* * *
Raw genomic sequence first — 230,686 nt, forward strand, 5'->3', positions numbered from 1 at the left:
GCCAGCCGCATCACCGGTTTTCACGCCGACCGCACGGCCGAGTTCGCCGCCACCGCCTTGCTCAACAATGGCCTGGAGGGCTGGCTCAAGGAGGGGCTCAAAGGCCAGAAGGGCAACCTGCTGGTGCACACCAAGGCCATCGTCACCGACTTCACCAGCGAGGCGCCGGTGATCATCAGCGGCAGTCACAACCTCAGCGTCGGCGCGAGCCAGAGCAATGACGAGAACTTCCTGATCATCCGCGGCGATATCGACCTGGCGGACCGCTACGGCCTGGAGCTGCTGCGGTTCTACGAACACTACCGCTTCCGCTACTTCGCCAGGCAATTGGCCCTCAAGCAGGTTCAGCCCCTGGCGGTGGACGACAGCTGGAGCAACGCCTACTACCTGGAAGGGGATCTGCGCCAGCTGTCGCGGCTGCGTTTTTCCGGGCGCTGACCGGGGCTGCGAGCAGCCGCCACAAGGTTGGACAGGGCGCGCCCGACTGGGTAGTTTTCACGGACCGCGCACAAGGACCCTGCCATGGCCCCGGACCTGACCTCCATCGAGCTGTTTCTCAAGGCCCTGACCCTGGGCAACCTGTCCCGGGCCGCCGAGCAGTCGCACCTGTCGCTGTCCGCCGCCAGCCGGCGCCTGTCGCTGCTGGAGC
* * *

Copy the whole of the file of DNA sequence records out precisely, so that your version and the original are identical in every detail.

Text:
Raw genomic sequence first — 230,686 nt, forward strand, 5'->3', positions numbered from 1 at the left:
GCCAGCCGCATCACCGGTTTTCACGCCGACCGCACGGCCGAGTTCGCCGCCACCGCCTTGCTCAACAATGGCCTGGAGGGCTGGCTCAAGGAGGGGCTCAAAGGCCAGAAGGGCAACCTGCTGGTGCACACCAAGGCCATCGTCACCGACTTCACCAGCGAGGCGCCGGTGATCATCAGCGGCAGTCACAACCTCAGCGTCGGCGCGAGCCAGAGCAATGACGAGAACTTCCTGATCATCCGCGGCGATATCGACCTGGCGGACCGCTACGGCCTGGAGCTGCTGCGGTTCTACGAACACTACCGCTTCCGCTACTTCGCCAGGCAATTGGCCCTCAAGCAGGTTCAGCCCCTGGCGGTGGACGACAGCTGGAGCAACGCCTACTACCTGGAAGGGGATCTGCGCCAGCTGTCGCGGCTGCGTTTTTCCGGGCGCTGACCGGGGCTGCGAGCAGCCGCCACAAGGTTGGACAGGGCGCGCCCGACTGGGTAGTTTTCACGGACCGCGCACAAGGACCCTGCCATGGCCCCGGACCTGACCTCCATCGAGCTGTTTCTCAAGGCCCTGACCCTGGGCAACCTGTCCCGGGCCGCCGAGCAGTCGCACCTGTCGCTGTCCGCCGCCAGCCGGCGCCTGTCGCTGCTGGAGC